After finishing A Song of Ice and Fire, this was a step in a very different direction – with a totally different audience, style of story, and narrative voice. But I rarely have room for anything but praise when it comes to Patrick Ness, and this book was no exception. (Seriously, look him up. Even if not for the books, he is a refreshingly welcome voice on Twitter).

More Than This is about a boy called Seth who, in the first few pages, drowns. He dies. Then he wakes up. Where is he? What does this mean? Why has he woken up? Why has he woken up here?  Questions upon questions, and Seth is alone to discover if there is perhaps more to this life than he ever believed.

**SPOILER FREE POST**

Well here’s where I say that Patrick Ness has done it again: an original, arresting, heartbreaking, uplifting tale, that will stay with me for a long time.

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A Song of Ice and Fire – Colossal, complex, consuming

So it seems I have finally closed the book on George R.R. Martin’s wondrous world of Westeros (and Essos as well, but that didn’t fit with the alliteration). What a journey it’s been these last 18 months, travelling the length and breadth of the Seven Kingdoms, and more, with the likes of Tyrion Lannister, Daenerys Targaryen, and Jon Snow. All over now.

I’ve hit that lull that happens when a series is over, and I’ve been reading it so long that it feels almost wrong to have another book in my hands. (Of course, as you would expect, all of my highest recommendations come with this series … but you’d have to be a pretty dedicated reader/fantasy fan/TV show fan to make the commitment I think; they’re not necessarily an easy read, and there’s a lot to keep track of). But I just wanted to share something of my thoughts, while finishing them feels like such a milestone.

**SPOILER FREE POST**

These books are so intense and rich it’s staggering. George R.R. Martin thrusts his reader right into the middle of his world unapologetically, and they’re instantly immersed. One of the things that I find so amazing is the depth of the world itself. It is colossal. From the Wall to King’s Landing to Dorne, and across the Narrow Sea to Qarth and Meereen and Braavos … it’s all so vast and yet so detailed. Martin’s creative abilities are unbelievable. And that’s without even mentioning his characters, who are some of the most real characters, I think it’s safe to say, I have ever come across. And the thing that makes them so, is the ambiguity within them. Let me explain.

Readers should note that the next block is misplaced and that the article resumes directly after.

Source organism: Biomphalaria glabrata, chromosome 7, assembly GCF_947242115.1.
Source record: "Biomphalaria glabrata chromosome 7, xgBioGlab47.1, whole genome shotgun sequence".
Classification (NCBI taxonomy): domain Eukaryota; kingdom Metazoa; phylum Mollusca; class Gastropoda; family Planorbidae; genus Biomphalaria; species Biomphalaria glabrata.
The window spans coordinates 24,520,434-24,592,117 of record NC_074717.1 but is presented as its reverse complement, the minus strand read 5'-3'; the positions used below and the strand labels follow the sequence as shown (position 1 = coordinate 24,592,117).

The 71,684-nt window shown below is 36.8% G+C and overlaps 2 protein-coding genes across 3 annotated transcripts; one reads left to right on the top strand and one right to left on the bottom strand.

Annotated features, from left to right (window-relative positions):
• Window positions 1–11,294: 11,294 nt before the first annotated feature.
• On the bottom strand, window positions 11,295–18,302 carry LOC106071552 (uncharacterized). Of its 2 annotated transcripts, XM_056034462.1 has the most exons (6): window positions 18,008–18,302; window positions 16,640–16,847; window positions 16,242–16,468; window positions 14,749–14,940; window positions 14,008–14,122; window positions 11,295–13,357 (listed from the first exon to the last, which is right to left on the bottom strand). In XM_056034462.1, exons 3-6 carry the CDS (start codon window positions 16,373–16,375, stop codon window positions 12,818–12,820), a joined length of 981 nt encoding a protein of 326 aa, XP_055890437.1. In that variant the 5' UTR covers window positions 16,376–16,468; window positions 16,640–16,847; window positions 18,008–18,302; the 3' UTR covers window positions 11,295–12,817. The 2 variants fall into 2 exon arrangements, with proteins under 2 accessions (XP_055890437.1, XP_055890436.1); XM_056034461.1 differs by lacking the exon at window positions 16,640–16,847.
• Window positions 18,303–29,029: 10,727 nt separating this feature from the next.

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Strange Magic – Everything I never knew I needed

Well … so maybe that title is a slight exaggeration of the truth. But the point is, this little film was exactly what I wanted it to be, without me even realising it. I didn’t know how much I needed a film like this until last night. Okay, let’s start at the beginning (a very good place to start).

The film Strange Magic (Rydstrom:2015) first came to my attention as a recommendation from my aunt, and I’ll admit I was a tiny bit sceptical about it, having not long watched a film she hated that I really rather enjoyed. And I’m pretty sure she only watched it because her 6-year-old daughter wanted to. But that’s beside the point. What I need to tell you about is how bloody fantastic this film is. It’s magical and uplifting and fun. But more than that, it’s refreshing.

**SPOILER FREE POST**

All based around the almighty Shakespeare’s A Midsummer Night’s Dream, though not too closely I might add, the story revolves around Marianne, an independent young fairy after coming off the back of heartbreak, and her flirtatious sister. As the Bard once said, “The course of true love never did run smooth,” and chaos ensues with the introduction of a powerful love potion, all backed by a glittering soundtrack.

But wait. Don’t turn your nose up just yet. Not just because it’s a family adventure film.